A police statement last August said Wang had the key made with Zhou’s consent and had his ID card, without saying how he got it. [Source]

Two days after Zhang was sentenced to prison, a four-hour public hearing for a sexual assault case involving the head of another powerful Chinese tech company took place in the United States The victim, Liu Jingyao, has accused Liu Qiangdong, the billionaire founder of Chinese e-commerce giant JD.com, of raping her after having dinner and drinks in 2018. At the time, Liu Jingyao was an undergraduate student at the University of Minnesota. The hearing revolved around a request add punitive damages against Liu Qiangdong and JD.comand the formal jury trial is scheduled to begin on September 26 or October 3. In a recent preview of the case posted by a women’s rights-friendly WeChat account, friends and supporters of Jingyao who attended her hearing shared more details about the lawsuit, and criticized the double standard applied to male and female behavior in sexual assault cases:

In the court of public opinion, victims are subject to intense scrutiny and distrust. Why not ask Liu Qiangdong, or whoever organized the event, why would a dozen middle-aged men invite a young woman in her twenties to a drunken party? Why did Liu Qiangdong bring Jingyao to his villa in the first place? Liu Qiangdong is a married man, so why wasn’t he more circumspect about his words and behavior? People instinctively find excuses to justify the behavior of rich and powerful men. But as a woman, unless you think like a perfectly rational automaton, people will tend to exaggerate the “irrational” aspects of your behavior. [Chinese]

This week, a similar public slander was leveled against Yu Xiuhua, a woman born with cerebral palsy who became famous for her poems about love, sexuality, disability and female identity. In a Weibo post (deleted two hours after it was posted on Wednesday), she accused her ex-husband Yang Zhuce of domestic violence, alleging he physically assaulted her on several occasions during their two-month marriage, after she asked him if he was having an affair with another woman. While some of Yu’s fans were sympathetic or outraged on her behalf, other netizens criticized her for being an attention seeker, alleged that she “brought him in,” or made her the target. online bullying and death threats. The author of a WeChat post archived by CDT detailed how women who experience sexual violence often face harsher public scrutiny and criticism than their male abusers:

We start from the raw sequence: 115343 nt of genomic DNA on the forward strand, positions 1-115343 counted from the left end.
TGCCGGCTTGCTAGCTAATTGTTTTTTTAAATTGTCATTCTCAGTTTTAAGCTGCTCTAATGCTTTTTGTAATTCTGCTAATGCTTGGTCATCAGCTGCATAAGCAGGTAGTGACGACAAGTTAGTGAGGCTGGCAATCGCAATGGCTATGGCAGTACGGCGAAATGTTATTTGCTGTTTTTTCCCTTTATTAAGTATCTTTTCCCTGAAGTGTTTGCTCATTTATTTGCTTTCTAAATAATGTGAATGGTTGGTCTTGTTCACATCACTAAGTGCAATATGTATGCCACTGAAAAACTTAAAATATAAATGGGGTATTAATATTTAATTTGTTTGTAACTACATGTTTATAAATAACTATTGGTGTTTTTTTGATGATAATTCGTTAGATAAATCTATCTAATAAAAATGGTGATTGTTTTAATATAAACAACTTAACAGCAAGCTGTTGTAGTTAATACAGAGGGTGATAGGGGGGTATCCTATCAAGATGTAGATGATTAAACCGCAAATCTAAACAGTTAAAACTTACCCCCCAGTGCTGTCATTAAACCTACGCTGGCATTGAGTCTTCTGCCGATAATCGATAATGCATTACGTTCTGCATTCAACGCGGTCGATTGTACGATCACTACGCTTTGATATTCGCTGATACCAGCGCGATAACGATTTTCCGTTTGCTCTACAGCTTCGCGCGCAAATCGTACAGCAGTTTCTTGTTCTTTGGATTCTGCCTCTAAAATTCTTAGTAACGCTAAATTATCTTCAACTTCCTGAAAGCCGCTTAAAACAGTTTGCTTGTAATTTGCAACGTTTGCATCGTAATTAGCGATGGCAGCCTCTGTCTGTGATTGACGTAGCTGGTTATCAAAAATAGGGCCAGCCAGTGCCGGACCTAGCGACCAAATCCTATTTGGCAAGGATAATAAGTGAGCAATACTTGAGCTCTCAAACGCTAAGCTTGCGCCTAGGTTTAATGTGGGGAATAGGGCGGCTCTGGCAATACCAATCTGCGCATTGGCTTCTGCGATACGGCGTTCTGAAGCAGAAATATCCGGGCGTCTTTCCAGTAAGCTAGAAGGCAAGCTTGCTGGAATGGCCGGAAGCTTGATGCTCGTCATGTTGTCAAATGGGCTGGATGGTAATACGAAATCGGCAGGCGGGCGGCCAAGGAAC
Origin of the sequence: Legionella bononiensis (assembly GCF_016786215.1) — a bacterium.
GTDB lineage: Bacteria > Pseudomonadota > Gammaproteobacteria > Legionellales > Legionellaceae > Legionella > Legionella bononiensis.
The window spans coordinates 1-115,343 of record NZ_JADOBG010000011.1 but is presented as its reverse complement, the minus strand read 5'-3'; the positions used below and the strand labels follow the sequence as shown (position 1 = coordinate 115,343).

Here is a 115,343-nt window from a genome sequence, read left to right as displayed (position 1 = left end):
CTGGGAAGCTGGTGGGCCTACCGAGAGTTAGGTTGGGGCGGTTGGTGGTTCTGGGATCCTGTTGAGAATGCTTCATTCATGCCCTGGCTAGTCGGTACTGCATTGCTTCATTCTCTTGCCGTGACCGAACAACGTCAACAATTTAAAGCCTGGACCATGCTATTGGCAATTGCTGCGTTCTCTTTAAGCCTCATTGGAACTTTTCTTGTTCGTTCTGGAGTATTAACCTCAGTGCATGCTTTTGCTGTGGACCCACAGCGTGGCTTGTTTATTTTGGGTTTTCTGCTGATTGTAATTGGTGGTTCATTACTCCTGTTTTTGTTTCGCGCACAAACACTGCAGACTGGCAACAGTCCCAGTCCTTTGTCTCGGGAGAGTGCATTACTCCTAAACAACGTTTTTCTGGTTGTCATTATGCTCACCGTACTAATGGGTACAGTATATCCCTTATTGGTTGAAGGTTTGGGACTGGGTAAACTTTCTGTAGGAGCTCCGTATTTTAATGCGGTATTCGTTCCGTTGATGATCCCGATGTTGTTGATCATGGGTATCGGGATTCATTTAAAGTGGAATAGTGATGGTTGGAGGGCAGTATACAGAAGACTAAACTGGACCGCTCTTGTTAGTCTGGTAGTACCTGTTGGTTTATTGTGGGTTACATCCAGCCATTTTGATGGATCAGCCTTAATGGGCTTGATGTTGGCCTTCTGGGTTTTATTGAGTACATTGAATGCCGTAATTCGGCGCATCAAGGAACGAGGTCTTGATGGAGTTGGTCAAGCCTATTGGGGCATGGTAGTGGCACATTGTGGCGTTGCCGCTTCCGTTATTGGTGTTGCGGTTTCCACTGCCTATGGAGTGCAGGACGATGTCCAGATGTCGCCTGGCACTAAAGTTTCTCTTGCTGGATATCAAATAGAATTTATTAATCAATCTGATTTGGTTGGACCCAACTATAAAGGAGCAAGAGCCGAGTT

It has become common practice online. When a woman is a victim of domestic violence, the first question people ask is, “What did she do? [to provoke it]?”

In the absence of other evidence, the spirit conjures up various vilifying possibilities:

“Did the man discover that their child was not his?

“Has she been mean to her in-laws?”

“Was she too mean?

This is especially true in the case of Yu Xiuhua, a headstrong and high-profile woman with many enemies. Some will easily understand why a man can beat her: they will say that she expected it, that she did this humiliation to herself, that she knew the risks and that she put herself in it with her eyes wide open.

“You are old, disabled and ugly – why do you think such a young man could actually love you?”

The heartless domestic abuser has so far avoided the storm, while Yu Xiuhua, the battered one, finds herself in the eye of the storm, the object of public censure. [Chinese]

Translation by Cindy Carter.